Philly tells nonessential construction firms: Stop building or we’ll shut you down
Mayor Jim Kenney’s administration has a message for construction firms that continue to work on nonessential projects during the coronavirus pandemic:
Stop building. Or pay the price.
In a letter sent Wednesday to Philadelphia’s approximately 6,000 registered contractors, the Department of Licenses and Inspections warned that they could face stop-work orders, $1,000-a-day fines, and lose their licenses if they continue to flout city and state orders to halt most construction to slow the spread of the virus.
“Non-essential construction includes all construction EXCEPT for the construction of healthcare facilities or emergency repairs specifically approved by the City of Philadelphia,” Will Fernandez, L&I’s director of audits and investigations, wrote in the letter. “Unless you have received a waiver that specifically addresses the jobsite at which you wish to work (not your company generally) you are otherwise not permitted to continue work and must immediately stop all work beyond what is necessary to make the building safe and secure.”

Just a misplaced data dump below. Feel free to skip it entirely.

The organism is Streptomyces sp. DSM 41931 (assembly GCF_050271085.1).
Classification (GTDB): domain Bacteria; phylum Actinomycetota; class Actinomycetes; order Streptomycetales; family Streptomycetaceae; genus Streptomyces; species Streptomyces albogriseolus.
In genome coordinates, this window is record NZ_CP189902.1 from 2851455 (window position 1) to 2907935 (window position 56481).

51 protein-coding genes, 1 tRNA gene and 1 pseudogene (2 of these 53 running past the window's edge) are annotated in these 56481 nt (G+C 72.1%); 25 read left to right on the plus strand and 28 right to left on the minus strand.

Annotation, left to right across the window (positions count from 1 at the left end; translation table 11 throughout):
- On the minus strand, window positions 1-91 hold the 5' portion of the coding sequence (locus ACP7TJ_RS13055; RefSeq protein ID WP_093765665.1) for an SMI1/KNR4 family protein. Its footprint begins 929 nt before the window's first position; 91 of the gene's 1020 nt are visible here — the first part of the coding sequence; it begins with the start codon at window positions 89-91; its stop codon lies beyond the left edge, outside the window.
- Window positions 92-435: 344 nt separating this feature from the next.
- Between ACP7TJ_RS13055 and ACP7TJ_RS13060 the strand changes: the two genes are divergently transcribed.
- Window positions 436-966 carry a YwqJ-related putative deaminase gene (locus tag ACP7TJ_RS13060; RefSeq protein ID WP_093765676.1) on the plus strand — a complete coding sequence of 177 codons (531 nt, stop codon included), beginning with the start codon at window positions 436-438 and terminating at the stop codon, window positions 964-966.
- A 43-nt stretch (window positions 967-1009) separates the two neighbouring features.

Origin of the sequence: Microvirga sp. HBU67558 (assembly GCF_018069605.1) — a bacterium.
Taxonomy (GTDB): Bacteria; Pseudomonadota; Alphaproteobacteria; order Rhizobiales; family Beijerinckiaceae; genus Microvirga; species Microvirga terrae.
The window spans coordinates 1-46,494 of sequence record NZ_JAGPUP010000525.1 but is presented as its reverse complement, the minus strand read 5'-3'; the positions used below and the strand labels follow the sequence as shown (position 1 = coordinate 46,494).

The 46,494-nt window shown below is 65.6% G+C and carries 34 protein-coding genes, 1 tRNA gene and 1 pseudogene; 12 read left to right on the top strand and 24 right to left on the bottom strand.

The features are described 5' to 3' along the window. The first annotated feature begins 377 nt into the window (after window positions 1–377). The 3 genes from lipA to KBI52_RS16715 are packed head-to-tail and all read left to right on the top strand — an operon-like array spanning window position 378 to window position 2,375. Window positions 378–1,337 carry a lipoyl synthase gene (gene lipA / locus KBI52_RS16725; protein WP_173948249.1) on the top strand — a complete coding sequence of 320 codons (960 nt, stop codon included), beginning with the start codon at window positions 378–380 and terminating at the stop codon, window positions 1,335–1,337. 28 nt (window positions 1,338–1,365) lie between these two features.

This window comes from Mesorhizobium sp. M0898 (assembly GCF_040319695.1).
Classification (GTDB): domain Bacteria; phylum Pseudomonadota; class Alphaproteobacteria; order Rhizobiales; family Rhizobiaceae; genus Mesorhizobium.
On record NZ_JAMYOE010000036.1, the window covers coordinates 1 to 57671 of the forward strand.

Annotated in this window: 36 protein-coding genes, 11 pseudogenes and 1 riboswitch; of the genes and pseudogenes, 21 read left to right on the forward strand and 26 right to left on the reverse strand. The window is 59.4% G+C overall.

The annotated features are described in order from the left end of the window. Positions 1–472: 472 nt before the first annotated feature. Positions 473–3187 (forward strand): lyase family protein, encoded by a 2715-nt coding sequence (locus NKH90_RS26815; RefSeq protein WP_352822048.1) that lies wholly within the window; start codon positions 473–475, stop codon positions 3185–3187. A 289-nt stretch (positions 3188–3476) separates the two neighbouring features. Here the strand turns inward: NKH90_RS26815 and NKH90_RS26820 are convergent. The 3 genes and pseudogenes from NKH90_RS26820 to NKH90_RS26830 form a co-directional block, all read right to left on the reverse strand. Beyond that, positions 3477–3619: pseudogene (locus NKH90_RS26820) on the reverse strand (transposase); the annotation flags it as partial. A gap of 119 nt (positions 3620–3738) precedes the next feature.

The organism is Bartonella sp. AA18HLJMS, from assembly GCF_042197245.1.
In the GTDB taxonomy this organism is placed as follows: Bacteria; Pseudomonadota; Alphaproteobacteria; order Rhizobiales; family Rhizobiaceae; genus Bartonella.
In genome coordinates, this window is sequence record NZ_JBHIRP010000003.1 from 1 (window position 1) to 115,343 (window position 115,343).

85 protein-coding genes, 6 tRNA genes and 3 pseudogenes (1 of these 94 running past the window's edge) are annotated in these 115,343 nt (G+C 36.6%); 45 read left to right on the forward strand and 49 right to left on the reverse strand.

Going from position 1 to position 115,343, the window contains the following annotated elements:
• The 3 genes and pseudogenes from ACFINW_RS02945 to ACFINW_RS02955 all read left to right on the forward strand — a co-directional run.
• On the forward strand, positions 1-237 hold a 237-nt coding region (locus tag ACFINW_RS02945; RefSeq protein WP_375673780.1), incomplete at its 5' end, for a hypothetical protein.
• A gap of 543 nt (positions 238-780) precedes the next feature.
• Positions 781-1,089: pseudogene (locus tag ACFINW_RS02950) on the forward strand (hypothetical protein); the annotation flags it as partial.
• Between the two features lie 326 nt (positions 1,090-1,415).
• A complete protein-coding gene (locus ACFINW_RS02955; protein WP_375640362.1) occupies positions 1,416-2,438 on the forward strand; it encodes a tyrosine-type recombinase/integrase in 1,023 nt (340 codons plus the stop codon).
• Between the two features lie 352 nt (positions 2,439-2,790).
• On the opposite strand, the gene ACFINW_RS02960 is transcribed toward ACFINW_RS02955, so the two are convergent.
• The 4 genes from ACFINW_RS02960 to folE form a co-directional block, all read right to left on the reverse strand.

Fetterman: Pennsylvania ‘weeks away’ from any reopening announcement
Lt. Gov John Fetterman said Pennsylvania is “weeks away” from any major announcement about a gradual economic reopening because reports of new coronavirus cases have yet to consistently decline.
“You know, the virus doesn’t have a calendar. The virus doesn’t say, ‘I have to wrap this up by May 1st,’” he said, noting Pennsylvania’s Friday count of new cases will mark an increase from Thursday’s numbers. “Clearly Pennsylvania does not meet the criteria that the president issued yesterday with respect to 14 consecutive days [of declining cases].”